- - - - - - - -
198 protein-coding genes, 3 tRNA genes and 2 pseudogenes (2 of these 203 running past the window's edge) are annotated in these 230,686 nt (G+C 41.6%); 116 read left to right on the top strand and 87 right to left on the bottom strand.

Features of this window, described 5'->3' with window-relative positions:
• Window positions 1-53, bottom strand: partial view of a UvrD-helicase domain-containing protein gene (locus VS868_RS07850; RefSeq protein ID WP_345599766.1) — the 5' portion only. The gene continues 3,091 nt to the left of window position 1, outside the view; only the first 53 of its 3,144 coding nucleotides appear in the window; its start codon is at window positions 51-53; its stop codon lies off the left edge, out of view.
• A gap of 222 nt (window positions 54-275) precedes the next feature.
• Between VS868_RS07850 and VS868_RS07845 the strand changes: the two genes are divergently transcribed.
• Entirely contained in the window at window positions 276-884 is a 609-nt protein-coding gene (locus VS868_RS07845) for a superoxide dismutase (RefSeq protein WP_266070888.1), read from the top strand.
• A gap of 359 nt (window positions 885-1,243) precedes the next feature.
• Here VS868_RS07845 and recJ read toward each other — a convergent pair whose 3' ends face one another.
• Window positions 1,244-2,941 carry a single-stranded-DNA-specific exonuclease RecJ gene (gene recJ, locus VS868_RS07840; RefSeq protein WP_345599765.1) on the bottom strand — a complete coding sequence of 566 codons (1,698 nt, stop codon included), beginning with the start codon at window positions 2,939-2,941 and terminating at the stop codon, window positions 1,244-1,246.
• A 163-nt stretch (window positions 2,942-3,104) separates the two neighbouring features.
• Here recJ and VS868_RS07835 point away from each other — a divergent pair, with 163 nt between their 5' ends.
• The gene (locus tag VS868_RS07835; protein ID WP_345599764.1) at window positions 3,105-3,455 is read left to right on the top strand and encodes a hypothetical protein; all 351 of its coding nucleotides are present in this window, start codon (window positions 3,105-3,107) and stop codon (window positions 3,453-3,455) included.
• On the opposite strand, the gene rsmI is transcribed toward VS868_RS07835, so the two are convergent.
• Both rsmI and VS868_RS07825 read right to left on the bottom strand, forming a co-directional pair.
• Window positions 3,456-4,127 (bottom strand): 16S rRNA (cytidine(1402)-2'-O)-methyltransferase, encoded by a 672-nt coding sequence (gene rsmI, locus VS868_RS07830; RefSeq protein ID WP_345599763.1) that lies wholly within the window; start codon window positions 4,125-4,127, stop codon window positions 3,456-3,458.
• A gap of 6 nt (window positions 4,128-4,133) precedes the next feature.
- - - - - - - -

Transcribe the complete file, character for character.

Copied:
198 protein-coding genes, 3 tRNA genes and 2 pseudogenes (2 of these 203 running past the window's edge) are annotated in these 230,686 nt (G+C 41.6%); 116 read left to right on the top strand and 87 right to left on the bottom strand.

Features of this window, described 5'->3' with window-relative positions:
• Window positions 1-53, bottom strand: partial view of a UvrD-helicase domain-containing protein gene (locus VS868_RS07850; RefSeq protein ID WP_345599766.1) — the 5' portion only. The gene continues 3,091 nt to the left of window position 1, outside the view; only the first 53 of its 3,144 coding nucleotides appear in the window; its start codon is at window positions 51-53; its stop codon lies off the left edge, out of view.
• A gap of 222 nt (window positions 54-275) precedes the next feature.
• Between VS868_RS07850 and VS868_RS07845 the strand changes: the two genes are divergently transcribed.
• Entirely contained in the window at window positions 276-884 is a 609-nt protein-coding gene (locus VS868_RS07845) for a superoxide dismutase (RefSeq protein WP_266070888.1), read from the top strand.
• A gap of 359 nt (window positions 885-1,243) precedes the next feature.
• Here VS868_RS07845 and recJ read toward each other — a convergent pair whose 3' ends face one another.
• Window positions 1,244-2,941 carry a single-stranded-DNA-specific exonuclease RecJ gene (gene recJ, locus VS868_RS07840; RefSeq protein WP_345599765.1) on the bottom strand — a complete coding sequence of 566 codons (1,698 nt, stop codon included), beginning with the start codon at window positions 2,939-2,941 and terminating at the stop codon, window positions 1,244-1,246.
• A 163-nt stretch (window positions 2,942-3,104) separates the two neighbouring features.
• Here recJ and VS868_RS07835 point away from each other — a divergent pair, with 163 nt between their 5' ends.
• The gene (locus tag VS868_RS07835; protein ID WP_345599764.1) at window positions 3,105-3,455 is read left to right on the top strand and encodes a hypothetical protein; all 351 of its coding nucleotides are present in this window, start codon (window positions 3,105-3,107) and stop codon (window positions 3,453-3,455) included.
• On the opposite strand, the gene rsmI is transcribed toward VS868_RS07835, so the two are convergent.
• Both rsmI and VS868_RS07825 read right to left on the bottom strand, forming a co-directional pair.
• Window positions 3,456-4,127 (bottom strand): 16S rRNA (cytidine(1402)-2'-O)-methyltransferase, encoded by a 672-nt coding sequence (gene rsmI, locus VS868_RS07830; RefSeq protein ID WP_345599763.1) that lies wholly within the window; start codon window positions 4,125-4,127, stop codon window positions 3,456-3,458.
• A gap of 6 nt (window positions 4,128-4,133) precedes the next feature.